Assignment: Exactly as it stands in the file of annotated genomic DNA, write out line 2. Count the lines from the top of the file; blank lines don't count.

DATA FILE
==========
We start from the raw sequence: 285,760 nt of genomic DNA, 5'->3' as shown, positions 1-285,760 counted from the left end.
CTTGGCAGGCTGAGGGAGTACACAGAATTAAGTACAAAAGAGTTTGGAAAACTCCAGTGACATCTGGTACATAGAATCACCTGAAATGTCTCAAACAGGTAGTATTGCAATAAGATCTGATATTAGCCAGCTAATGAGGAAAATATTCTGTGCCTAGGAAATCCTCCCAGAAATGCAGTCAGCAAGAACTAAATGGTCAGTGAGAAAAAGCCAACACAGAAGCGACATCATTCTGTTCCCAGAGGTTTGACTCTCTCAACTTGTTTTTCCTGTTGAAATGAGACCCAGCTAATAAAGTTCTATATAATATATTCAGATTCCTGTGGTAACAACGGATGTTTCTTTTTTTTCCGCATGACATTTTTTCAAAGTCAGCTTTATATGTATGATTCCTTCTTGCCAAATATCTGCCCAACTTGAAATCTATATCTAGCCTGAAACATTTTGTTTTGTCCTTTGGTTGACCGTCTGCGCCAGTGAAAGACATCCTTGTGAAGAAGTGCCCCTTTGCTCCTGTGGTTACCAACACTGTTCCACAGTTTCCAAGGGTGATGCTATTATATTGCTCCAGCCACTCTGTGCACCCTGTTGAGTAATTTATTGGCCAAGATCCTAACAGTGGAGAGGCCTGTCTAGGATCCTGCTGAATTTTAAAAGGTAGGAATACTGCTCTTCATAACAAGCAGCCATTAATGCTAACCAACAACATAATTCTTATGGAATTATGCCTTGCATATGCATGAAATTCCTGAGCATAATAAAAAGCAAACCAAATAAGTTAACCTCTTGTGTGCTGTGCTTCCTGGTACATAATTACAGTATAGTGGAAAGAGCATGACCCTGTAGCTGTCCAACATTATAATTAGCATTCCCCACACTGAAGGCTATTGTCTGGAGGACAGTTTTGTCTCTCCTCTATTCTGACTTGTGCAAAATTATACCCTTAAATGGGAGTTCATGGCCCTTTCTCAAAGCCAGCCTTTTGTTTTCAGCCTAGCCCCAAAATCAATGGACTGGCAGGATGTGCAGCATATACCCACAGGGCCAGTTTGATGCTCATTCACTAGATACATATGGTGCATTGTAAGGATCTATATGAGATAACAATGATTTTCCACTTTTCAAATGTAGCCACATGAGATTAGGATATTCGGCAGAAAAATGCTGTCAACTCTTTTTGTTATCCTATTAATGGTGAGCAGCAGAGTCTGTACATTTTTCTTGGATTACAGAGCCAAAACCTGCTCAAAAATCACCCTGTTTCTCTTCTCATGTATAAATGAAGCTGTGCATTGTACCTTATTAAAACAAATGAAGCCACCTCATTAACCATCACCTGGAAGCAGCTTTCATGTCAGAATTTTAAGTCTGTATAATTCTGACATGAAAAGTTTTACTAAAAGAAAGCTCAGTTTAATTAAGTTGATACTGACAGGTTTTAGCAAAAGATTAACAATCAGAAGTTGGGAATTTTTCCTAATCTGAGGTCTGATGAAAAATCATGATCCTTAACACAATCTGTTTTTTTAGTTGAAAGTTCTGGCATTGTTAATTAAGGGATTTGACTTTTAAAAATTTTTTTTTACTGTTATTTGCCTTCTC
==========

CTTGGCAGGCTGAGGGAGTACACAGAATTAAGTACAAAAGAGTTTGGAAAACTCCAGTGACATCTGGTACATAGAATCACCTGAAATGTCTCAAACAGGTAGTATTGCAATAAGATCTGATATTAGCCAGCTAATGAGGAAAATATTCTGTGCCTAGGAAATCCTCCCAGAAATGCAGTCAGCAAGAACTAAATGGTCAGTGAGAAAAAGCCAACACAGAAGCGACATCATTCTGTTCCCAGAGGTTTGACTCTCTCAACTTGTTTTTCCTGTTGAAATGAGACCCAGCTAATAAAGTTCTATATAATATATTCAGATTCCTGTGGTAACAACGGATGTTTCTTTTTTTTCCGCATGACATTTTTTCAAAGTCAGCTTTATATGTATGATTCCTTCTTGCCAAATATCTGCCCAACTTGAAATCTATATCTAGCCTGAAACATTTTGTTTTGTCCTTTGGTTGACCGTCTGCGCCAGTGAAAGACATCCTTGTGAAGAAGTGCCCCTTTGCTCCTGTGGTTACCAACACTGTTCCACAGTTTCCAAGGGTGATGCTATTATATTGCTCCAGCCACTCTGTGCACCCTGTTGAGTAATTTATTGGCCAAGATCCTAACAGTGGAGAGGCCTGTCTAGGATCCTGCTGAATTTTAAAAGGTAGGAATACTGCTCTTCATAACAAGCAGCCATTAATGCTAACCAACAACATAATTCTTATGGAATTATGCCTTGCATATGCATGAAATTCCTGAGCATAATAAAAAGCAAACCAAATAAGTTAACCTCTTGTGTGCTGTGCTTCCTGGTACATAATTACAGTATAGTGGAAAGAGCATGACCCTGTAGCTGTCCAACATTATAATTAGCATTCCCCACACTGAAGGCTATTGTCTGGAGGACAGTTTTGTCTCTCCTCTATTCTGACTTGTGCAAAATTATACCCTTAAATGGGAGTTCATGGCCCTTTCTCAAAGCCAGCCTTTTGTTTTCAGCCTAGCCCCAAAATCAATGGACTGGCAGGATGTGCAGCATATACCCACAGGGCCAGTTTGATGCTCATTCACTAGATACATATGGTGCATTGTAAGGATCTATATGAGATAACAATGATTTTCCACTTTTCAAATGTAGCCACATGAGATTAGGATATTCGGCAGAAAAATGCTGTCAACTCTTTTTGTTATCCTATTAATGGTGAGCAGCAGAGTCTGTACATTTTTCTTGGATTACAGAGCCAAAACCTGCTCAAAAATCACCCTGTTTCTCTTCTCATGTATAAATGAAGCTGTGCATTGTACCTTATTAAAACAAATGAAGCCACCTCATTAACCATCACCTGGAAGCAGCTTTCATGTCAGAATTTTAAGTCTGTATAATTCTGACATGAAAAGTTTTACTAAAAGAAAGCTCAGTTTAATTAAGTTGATACTGACAGGTTTTAGCAAAAGATTAACAATCAGAAGTTGGGAATTTTTCCTAATCTGAGGTCTGATGAAAAATCATGATCCTTAACACAATCTGTTTTTTTAGTTGAAAGTTCTGGCATTGTTAATTAAGGGATTTGACTTTTAAAAATTTTTTTTTACTGTTATTTGCCTTCTC